The PVR side of the BD-D8900 works well enough. The TV guide is large and clear, with a live TV window running top left. You're automatically prompted to Series Link when you select something to record from the EPG. Bank a few hi-def seasons and that 1TB capacity drive will soon start to fill up.
There is some management of TV recordings, should you feel the need. You can partially delete content, or split it up. Quite why you might want to do this is unclear, as you can't archive the results to disc.
The BD-D8900 sports two Freeview HD tuners, so you can watch one channel while recording another. However, you can't timeshift a TV show, and then pop over to Samsung's Smart Hub TV portal for net-connected shenanigans. The player invites you to cancel your recording first.
PVR and multimedia
As a media streamer, the BD-D8900 is talented but pedantic. File compatibility is good, particularly when playing from a USB thumb drive. The deck unwraps MKV hi-def, AVIs (with SRT subtitle support), TS files and MOVs without problem.
Music compatibility is limited to MP3s and WMA. Album art is displayed when available and metadata read correctly. You can stream media across your network but, again, not while recording a TV show.
So if you thought you'd record Come Dine With Me to savour later with a nice Chianti, and stream some AVIs from a NAS in the meantime, think again. This one-track mentality makes the BD-D8900 less versatile than several units doing the same job.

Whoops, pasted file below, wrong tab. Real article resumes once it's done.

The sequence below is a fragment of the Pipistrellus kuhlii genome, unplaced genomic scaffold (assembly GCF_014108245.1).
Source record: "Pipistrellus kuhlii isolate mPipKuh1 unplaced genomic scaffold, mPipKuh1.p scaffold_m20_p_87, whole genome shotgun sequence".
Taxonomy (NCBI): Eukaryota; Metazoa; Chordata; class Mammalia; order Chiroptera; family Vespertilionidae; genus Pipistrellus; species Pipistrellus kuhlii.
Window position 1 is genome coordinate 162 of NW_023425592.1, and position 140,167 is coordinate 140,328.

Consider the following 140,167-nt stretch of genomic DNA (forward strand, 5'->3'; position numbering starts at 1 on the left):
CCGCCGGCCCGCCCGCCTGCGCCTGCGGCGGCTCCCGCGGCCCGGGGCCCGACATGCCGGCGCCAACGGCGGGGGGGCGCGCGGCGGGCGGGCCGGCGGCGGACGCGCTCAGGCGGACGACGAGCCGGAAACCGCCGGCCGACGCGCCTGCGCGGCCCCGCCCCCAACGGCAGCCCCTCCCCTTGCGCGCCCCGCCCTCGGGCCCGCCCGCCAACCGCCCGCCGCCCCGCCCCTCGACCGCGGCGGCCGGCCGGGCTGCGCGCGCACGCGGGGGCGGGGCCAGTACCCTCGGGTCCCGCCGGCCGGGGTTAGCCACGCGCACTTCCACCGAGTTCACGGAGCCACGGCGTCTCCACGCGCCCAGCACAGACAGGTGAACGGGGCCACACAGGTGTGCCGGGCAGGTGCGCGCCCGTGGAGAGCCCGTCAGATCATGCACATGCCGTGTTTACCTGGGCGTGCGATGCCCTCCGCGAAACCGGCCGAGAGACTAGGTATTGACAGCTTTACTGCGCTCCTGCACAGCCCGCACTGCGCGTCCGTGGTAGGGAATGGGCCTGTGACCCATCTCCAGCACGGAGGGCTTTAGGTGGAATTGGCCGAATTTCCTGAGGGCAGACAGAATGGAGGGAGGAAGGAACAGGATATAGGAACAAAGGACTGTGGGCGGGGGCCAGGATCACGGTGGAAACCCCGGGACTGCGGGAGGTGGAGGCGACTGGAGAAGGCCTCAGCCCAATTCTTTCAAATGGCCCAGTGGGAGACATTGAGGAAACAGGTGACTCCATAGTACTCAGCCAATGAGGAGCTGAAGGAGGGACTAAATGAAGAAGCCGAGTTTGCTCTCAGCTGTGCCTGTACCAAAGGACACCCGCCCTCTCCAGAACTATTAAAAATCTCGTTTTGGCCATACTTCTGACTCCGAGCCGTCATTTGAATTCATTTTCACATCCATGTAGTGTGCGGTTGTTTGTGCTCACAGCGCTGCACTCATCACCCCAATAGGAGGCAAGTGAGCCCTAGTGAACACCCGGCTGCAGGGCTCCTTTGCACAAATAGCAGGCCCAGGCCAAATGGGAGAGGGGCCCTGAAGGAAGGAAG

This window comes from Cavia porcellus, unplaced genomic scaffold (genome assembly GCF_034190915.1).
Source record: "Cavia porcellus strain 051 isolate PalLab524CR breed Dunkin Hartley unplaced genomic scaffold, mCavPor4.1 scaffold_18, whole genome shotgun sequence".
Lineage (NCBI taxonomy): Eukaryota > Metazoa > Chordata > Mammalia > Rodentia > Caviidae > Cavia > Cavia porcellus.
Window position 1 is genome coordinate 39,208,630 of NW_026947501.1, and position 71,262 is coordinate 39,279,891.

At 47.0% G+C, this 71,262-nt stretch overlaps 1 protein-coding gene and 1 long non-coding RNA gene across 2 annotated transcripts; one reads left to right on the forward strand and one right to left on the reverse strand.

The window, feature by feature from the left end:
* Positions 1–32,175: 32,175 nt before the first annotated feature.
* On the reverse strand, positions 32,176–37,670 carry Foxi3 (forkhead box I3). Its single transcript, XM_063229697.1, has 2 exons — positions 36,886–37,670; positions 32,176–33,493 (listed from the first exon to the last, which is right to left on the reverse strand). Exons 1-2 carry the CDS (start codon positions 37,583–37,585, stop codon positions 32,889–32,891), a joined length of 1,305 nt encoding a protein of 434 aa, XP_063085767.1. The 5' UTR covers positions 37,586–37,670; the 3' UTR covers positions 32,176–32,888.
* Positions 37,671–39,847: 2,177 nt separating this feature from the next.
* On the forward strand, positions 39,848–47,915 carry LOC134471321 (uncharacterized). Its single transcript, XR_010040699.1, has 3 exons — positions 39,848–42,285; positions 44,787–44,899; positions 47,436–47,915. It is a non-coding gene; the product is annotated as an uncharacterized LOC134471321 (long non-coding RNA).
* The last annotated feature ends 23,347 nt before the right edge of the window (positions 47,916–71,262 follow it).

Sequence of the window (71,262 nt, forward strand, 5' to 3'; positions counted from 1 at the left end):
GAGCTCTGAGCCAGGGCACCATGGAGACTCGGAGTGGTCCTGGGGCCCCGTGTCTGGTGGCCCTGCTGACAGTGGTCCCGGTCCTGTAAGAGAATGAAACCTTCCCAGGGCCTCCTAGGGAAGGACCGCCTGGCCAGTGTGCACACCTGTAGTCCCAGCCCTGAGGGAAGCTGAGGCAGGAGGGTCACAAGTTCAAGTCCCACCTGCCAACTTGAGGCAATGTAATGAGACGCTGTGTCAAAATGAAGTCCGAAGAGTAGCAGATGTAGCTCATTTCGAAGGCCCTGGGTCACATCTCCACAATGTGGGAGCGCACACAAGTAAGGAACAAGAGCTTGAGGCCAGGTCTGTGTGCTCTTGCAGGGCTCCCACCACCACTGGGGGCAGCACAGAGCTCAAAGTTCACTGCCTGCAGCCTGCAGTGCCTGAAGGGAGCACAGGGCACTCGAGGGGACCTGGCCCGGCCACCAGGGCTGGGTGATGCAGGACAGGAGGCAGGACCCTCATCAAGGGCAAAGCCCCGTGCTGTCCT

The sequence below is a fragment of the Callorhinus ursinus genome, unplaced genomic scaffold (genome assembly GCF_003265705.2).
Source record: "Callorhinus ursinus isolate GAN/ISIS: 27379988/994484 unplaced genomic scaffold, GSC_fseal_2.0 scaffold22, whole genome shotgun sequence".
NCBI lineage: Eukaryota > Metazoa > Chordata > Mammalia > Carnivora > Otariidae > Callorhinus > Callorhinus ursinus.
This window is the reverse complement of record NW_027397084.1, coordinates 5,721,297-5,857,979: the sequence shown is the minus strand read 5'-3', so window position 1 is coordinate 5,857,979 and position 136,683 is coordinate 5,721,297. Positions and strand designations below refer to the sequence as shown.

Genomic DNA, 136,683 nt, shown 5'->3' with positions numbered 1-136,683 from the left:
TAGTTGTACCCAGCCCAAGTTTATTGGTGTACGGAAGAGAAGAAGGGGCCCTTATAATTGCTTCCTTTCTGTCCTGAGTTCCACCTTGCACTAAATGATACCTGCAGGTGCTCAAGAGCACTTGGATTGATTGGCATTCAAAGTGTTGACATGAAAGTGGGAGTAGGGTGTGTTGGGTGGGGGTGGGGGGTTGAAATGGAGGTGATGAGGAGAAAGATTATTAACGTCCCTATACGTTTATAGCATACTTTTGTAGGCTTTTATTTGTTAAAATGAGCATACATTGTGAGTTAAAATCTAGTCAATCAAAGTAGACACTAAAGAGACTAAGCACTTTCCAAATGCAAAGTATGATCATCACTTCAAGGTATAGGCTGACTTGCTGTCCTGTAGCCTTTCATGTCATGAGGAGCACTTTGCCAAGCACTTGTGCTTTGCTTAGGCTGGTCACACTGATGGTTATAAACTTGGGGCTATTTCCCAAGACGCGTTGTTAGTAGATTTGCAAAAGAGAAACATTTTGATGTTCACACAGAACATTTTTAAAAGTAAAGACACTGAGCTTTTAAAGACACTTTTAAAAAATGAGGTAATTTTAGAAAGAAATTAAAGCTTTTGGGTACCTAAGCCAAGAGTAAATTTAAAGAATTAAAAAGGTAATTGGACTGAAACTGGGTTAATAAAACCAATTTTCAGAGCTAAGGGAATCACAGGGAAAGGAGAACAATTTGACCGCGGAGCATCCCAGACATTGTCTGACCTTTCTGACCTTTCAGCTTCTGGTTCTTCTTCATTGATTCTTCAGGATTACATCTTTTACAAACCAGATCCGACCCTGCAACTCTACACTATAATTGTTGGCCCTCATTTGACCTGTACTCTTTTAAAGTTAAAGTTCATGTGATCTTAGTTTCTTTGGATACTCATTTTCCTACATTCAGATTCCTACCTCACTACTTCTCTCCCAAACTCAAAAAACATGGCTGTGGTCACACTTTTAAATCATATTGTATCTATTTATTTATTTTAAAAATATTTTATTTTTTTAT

As a Blu-ray player, the BD-D8900 is well equipped. It's compatible with the latest generation of 3D frame-sequential Blu-ray discs, and does a fine job of spinning regular 2D Blu-rays as well.
Image clarity is blisteringly sharp with rich colour fidelity. The player also makes a creditable job of upscaling DVDs.
Disc loading times are good but not remarkable. The Java-heavy Blu-ray release of Goldfinger takes 59 seconds to get from disc suck-in to the 007 menu. This is comparable with other players, and a little better than its BD-D8500 stablemate. Lou Reed's Berlin, a much simpler authoring job from Artificial Eye, loads in just 30 seconds.
HD recordings look faithful to the source, but SD dubs could benefit from some noise reduction; a high level of mosquito fizz and blocking makes recordings from low bitrate Freeview channels look rough.
One 3D feature that may appeal is on-the-fly conversion of 2D material. This treatment can be applied not only to Blu-rays and DVDs but also to broadcast TV. We're not big fans of faux 3D, but there's no getting away from the fact that Samsung does it better than most, using a five-way vector analyser.
Our trials met with various degrees of success, depending on the subject matter. If nothing else, this is a fun way to use your new 3D TV when there's nothing else to warrant putting the 3D specs on for.
But stream media across a LAN and you may well encounter problems. We tried playing our test files from a variety of NAS devices (LG, Iomega) and using different media server software (Asset, Serviio, Nero) and lost MKV compatibility on all of them.
The only success we had was with an installation of Samsung's own AllShare media server software. With this installed on a PC, the BD-D8900 could see MKVs and play them. Of course, if you use a NAS for your video storage then you may be out of luck.
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